Students from urban and rural Ohio — united by the common bond of involvement in 4-H — recently worked together to solve a real world agricultural problem through the 4-H Ag Innovators Experience Challenge.
In the program held in the 4-H Center on The Ohio State University campus, groups of 4-Hers worked to engineer a food-distribution system that evenly dispenses soy-based fish food pellets over a mat, which represents a fish farm tank. The 4-Hers were provided with a variety of materials to construct a small-scale fish feeder design to spread real fish food pellets as evenly as possible on the mat.
The simulated activity has real applications on farms because better in-tank food distribution in aquaculture operations means more efficient production and improved farm profitability.
“It is really important for young people to learn to apply engineering skills to real world problems. Today’s challenge is about getting fish to market faster. We think about rate of gain on pigs and cattle, but we don’t always think about rate of gain on fish. This challenge is really about engineering a fish feeder to distribute feed evenly in a tank system so that people raising tilapia or yellow perch can get those fish to market faster,” said Patty House, Clark County 4-H educator. “There are 18 youth at this year’s 4-H camp tech today offered at the Ohio 4-H Center, but there will be 2,000 campers across Ohio participating in the fish farm challenge this year.”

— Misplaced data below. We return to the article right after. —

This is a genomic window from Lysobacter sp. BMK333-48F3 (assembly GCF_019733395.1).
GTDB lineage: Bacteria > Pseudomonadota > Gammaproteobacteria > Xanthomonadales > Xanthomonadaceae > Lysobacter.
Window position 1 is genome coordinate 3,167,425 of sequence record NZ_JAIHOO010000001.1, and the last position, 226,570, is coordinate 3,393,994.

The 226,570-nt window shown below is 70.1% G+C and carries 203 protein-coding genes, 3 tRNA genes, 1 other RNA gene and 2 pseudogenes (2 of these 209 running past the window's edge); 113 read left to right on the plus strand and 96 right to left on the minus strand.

The program is part of the Ohio 4-H Camp Tech Science, Technology, Engineering, and Mathematics (STEM) program.
“One of the big goals is to inspire kids to want to pursue careers in STEM. We are not graduating enough students to fill the ag jobs that industry is looking for. We are hoping to increase interest in ag careers,” she said. “This year we were looking for something different. Aquaculture is a growing industry and the only way we are going to increase seafood production is through aquaculture. I know people don’t think of Ohio as a big aquaculture state, but we need to grow it because we consume a lot of seafood and most if it is imported.”
“This is a great project because it requires innovation. There is a lot of good discussion going on and they are working together in small teams to come up with the best solution. They will also learn about fish and learn about feed. Some of these challenges may seem simple, but require innovation and teamwork to actually make it work,” said Bob Buehler with Monsanto. “We are excited to be a part of that because we need the next generation of young scientists and engineers to be a part of solving agriculture’s problems. People don’t necessarily think about raising fish on a farm and any time you get young people to understand the opportunities in agriculture it is a good thing.”